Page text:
From lavish royal parties to inspiring the character Dracula, these historical landmarks have a rich and fascinating history. If you’re considering hopping in your car and exploring somewhere new, have a look at our selection of the best historical places to visit in the UK.
We’ve all heard of it, or at least seen the famous pictures of a ring of giant stones, known as Stonehenge. Archaeologists believe it was constructed many years ago, from 3000 to 2000 BC. This legally protected location even made it to UNESCO’s list as a World Heritage Site.
But what do these stones mean, and how did they get here? It is believed that Stonehenge could have been a burial ground in its earliest days. However, it still puzzles scientists about the nature of its true origin.
If you are considering visiting, visit the ‘Heel Stone’. At the Summer Solstice, an observer who stands within the circle, looking northeast towards the entrance, can see the sun rise roughly in the direction of this stone. So, you will get a stunning view of the sun shining over the stone.
This unique landmark atop stunning landscapes is a photographer’s fantasy!
When it comes to rich historical UK destinations, it’s hard to top Warwick Castle. Originally built by William the Conqueror, this beautiful castle was initially used as a stronghold until the early 17th century. However, it was then used as a country house by the Earls of Warwick for some time, before being bought by the Tussauds Group in 1978.
Ring a bell? Yes, we’re talking about that Tussauds Group who own the famous wax statue museum in London. In fact, they opened the castle as a tourist attraction, and you can even find multiple wax figures of historical individuals in some of the apartments open to tourists.
The ownership of this castle has changed since then, but fear not! You can still find those wax figures if you want to snap a picture or two.
The Tower of London
You guessed it. It’s another famous castle – but this one was built on the north bank of the River Thames in London. This castle is now protected as a World Heritage Site and has an intense history. It was besieged numerous times as controlling it was important to control the country!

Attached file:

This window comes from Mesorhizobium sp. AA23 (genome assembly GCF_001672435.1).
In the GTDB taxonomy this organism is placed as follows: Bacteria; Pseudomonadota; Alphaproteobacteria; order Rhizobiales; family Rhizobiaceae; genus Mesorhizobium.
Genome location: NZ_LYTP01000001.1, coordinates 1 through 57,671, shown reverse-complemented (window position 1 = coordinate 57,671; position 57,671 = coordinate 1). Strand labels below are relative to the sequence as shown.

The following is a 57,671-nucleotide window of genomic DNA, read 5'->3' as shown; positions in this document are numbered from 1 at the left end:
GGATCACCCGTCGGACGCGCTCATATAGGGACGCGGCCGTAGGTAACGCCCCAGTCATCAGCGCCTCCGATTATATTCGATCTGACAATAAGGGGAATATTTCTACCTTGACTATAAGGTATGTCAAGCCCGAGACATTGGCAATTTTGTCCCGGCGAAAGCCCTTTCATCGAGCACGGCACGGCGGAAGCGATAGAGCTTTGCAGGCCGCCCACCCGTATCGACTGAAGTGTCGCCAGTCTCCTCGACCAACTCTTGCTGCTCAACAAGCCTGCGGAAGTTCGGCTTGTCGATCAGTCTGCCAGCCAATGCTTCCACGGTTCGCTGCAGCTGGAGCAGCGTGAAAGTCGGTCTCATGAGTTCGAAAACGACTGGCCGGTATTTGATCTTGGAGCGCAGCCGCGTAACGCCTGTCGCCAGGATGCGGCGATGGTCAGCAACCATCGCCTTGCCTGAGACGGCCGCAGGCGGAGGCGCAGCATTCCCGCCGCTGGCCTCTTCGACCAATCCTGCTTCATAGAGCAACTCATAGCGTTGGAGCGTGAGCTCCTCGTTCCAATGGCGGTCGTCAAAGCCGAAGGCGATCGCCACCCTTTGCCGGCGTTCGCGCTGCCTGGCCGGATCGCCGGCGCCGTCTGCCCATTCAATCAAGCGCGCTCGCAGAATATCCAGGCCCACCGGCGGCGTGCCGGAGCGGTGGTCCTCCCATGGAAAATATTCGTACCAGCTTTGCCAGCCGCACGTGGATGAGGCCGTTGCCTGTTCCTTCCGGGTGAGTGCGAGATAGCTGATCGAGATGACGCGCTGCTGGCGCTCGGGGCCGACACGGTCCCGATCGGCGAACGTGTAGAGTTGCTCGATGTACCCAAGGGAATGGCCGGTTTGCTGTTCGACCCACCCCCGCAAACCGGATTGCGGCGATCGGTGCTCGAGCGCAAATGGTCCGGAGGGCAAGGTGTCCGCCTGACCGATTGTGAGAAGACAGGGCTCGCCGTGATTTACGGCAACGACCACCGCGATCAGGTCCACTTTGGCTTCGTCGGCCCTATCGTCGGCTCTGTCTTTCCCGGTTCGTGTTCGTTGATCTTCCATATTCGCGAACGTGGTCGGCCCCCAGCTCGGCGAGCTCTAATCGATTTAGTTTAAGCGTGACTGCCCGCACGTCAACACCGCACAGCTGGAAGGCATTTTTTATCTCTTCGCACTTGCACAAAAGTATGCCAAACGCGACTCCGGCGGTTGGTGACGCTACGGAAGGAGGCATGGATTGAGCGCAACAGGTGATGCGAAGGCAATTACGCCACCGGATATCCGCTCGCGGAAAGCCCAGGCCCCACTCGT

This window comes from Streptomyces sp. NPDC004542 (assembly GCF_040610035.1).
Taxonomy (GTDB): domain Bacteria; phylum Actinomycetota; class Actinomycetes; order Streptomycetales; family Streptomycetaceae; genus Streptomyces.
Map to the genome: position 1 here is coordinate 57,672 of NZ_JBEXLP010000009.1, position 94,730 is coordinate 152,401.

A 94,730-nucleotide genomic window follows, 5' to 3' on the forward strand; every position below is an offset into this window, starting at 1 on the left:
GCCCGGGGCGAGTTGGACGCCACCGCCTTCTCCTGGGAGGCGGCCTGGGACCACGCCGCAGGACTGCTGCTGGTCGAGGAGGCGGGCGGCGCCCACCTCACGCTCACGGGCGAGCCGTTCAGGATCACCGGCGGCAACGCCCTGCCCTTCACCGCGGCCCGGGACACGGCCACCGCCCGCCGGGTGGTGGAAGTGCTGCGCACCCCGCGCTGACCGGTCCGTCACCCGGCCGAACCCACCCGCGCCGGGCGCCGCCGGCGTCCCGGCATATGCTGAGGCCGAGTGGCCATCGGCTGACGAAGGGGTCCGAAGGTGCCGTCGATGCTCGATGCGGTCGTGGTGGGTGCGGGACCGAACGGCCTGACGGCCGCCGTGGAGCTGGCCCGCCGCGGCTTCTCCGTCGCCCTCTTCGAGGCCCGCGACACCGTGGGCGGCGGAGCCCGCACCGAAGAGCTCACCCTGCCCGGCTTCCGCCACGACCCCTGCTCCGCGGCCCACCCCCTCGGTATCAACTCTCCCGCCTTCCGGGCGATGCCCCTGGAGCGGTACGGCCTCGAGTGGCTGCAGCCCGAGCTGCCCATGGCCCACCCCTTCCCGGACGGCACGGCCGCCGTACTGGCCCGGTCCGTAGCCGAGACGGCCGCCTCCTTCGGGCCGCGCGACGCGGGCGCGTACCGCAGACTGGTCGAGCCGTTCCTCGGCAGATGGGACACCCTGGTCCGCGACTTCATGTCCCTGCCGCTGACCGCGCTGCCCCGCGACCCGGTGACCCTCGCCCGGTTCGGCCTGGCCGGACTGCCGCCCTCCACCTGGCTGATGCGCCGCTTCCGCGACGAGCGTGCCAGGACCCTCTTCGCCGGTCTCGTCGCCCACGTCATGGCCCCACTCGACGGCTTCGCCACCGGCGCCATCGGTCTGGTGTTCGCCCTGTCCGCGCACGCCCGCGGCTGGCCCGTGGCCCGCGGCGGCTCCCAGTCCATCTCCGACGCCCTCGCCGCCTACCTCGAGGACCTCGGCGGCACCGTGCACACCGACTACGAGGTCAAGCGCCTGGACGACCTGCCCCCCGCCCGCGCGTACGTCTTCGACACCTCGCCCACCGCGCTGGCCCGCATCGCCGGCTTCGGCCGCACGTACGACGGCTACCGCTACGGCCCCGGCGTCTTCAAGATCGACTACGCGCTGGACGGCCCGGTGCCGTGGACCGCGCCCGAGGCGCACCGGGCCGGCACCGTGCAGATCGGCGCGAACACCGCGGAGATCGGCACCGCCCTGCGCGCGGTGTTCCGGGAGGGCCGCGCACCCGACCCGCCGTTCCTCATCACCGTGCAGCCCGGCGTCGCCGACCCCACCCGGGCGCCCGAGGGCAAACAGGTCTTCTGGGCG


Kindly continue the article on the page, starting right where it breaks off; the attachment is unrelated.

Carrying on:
It was even used as a prison for many years, and in the 16th and 17th centuries, many well-known figures who had been disgraced were even held there. Take Elizabeth I before she came queen, for example.
It has even been used as an armoury, treasury, menagerie, a public record office, home of the Royal Mint, and it even holds the Crown Jewels of England. Some would say it’s quite useful!
This castle stands on Castle Rock, which is a volcanic plug. Yes, you read that right.
From the 15th century, its residential role lessened, and by the 17th century, it was used as military barracks. The Edinburgh Military Tattoo is hosted there annually. If you visit during that time, you can witness a parade with pipes and drums, as well as enjoy performances from guests invited from all over the world.
Now a tourist attraction, you can have a bite to eat in one of the restaurants, visit the shops to get some souvenirs or even enjoy some of the historical displays held there. Or feast your eyes on the stunning Scottish Crown Jewels, also known as the Honours of Scotland.
The picturesque view of the tall castle against the scenic backdrop of hills is a must-see.
Originally a 7th-century Christian monastery, Whitby Abbey eventually became a Benedictine abbey. Located in North Yorkshire, it towers above the North Sea on the East Cliff above Whitby.
The abbey was confiscated by the crown under the rule of Henry the VIII. The ruins of the abbey continued to be used by sailors as a landmark.
These gothic ruins are thought to have even inspired the famous novel ‘Dracula’, where Count Dracula runs in the shadow of the ruins of Whitby Abbey. Visit the museum to find out more about this abbey, including a deeper look into the author of ‘Dracula’.
This charming location overlooking the North Sea presents striking views worth seeing.